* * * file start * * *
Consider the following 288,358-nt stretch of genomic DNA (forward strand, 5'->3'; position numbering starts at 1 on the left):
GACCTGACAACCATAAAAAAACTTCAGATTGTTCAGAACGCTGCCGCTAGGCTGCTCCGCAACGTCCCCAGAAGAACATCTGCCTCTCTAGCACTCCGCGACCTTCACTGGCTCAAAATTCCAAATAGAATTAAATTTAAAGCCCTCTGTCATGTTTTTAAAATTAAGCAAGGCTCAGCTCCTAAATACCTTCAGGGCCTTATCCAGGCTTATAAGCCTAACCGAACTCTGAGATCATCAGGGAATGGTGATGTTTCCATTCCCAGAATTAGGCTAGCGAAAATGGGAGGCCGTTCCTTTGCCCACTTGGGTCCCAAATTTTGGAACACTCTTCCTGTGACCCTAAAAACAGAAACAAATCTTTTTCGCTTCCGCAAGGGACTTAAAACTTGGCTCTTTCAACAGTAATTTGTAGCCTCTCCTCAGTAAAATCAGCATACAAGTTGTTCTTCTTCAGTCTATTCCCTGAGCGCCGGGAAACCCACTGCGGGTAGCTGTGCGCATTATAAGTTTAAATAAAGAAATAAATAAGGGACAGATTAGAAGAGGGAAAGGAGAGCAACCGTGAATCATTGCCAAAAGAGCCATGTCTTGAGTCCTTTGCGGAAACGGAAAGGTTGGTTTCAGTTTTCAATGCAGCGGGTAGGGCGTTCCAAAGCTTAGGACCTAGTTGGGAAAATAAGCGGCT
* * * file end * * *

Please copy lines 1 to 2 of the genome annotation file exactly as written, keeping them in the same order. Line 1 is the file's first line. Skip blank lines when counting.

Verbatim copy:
Consider the following 288,358-nt stretch of genomic DNA (forward strand, 5'->3'; position numbering starts at 1 on the left):
GACCTGACAACCATAAAAAAACTTCAGATTGTTCAGAACGCTGCCGCTAGGCTGCTCCGCAACGTCCCCAGAAGAACATCTGCCTCTCTAGCACTCCGCGACCTTCACTGGCTCAAAATTCCAAATAGAATTAAATTTAAAGCCCTCTGTCATGTTTTTAAAATTAAGCAAGGCTCAGCTCCTAAATACCTTCAGGGCCTTATCCAGGCTTATAAGCCTAACCGAACTCTGAGATCATCAGGGAATGGTGATGTTTCCATTCCCAGAATTAGGCTAGCGAAAATGGGAGGCCGTTCCTTTGCCCACTTGGGTCCCAAATTTTGGAACACTCTTCCTGTGACCCTAAAAACAGAAACAAATCTTTTTCGCTTCCGCAAGGGACTTAAAACTTGGCTCTTTCAACAGTAATTTGTAGCCTCTCCTCAGTAAAATCAGCATACAAGTTGTTCTTCTTCAGTCTATTCCCTGAGCGCCGGGAAACCCACTGCGGGTAGCTGTGCGCATTATAAGTTTAAATAAAGAAATAAATAAGGGACAGATTAGAAGAGGGAAAGGAGAGCAACCGTGAATCATTGCCAAAAGAGCCATGTCTTGAGTCCTTTGCGGAAACGGAAAGGTTGGTTTCAGTTTTCAATGCAGCGGGTAGGGCGTTCCAAAGCTTAGGACCTAGTTGGGAAAATAAGCGGCT